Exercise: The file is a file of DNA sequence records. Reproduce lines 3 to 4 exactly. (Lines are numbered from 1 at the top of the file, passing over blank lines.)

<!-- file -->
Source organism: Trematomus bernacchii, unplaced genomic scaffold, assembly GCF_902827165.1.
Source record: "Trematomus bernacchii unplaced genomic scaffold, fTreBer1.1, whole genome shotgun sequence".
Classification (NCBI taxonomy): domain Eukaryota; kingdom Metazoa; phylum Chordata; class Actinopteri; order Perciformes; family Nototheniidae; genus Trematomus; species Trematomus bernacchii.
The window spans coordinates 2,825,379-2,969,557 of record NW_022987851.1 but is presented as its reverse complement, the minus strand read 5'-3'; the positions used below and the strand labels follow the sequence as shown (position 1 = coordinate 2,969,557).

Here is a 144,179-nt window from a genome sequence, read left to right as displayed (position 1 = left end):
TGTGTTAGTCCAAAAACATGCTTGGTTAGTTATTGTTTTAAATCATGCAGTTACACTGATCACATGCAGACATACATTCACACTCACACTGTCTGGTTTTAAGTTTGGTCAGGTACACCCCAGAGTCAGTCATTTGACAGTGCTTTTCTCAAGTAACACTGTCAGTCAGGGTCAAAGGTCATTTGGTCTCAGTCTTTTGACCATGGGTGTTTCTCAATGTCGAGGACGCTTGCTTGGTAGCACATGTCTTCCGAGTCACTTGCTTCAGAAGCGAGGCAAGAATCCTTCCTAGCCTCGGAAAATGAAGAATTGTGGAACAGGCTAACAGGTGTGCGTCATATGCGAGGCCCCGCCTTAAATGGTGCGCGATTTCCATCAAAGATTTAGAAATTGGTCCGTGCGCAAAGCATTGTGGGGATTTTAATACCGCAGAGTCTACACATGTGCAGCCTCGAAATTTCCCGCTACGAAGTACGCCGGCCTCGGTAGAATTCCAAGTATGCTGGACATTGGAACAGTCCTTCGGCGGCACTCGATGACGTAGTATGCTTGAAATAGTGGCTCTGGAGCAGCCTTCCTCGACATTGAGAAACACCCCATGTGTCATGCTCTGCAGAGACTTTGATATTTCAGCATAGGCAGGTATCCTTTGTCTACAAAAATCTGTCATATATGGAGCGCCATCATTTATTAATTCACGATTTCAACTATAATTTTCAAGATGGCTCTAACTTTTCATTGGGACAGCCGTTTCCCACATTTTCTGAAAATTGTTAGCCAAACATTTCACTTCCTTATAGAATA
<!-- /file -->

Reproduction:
Classification (NCBI taxonomy): domain Eukaryota; kingdom Metazoa; phylum Chordata; class Actinopteri; order Perciformes; family Nototheniidae; genus Trematomus; species Trematomus bernacchii.
The window spans coordinates 2,825,379-2,969,557 of record NW_022987851.1 but is presented as its reverse complement, the minus strand read 5'-3'; the positions used below and the strand labels follow the sequence as shown (position 1 = coordinate 2,969,557).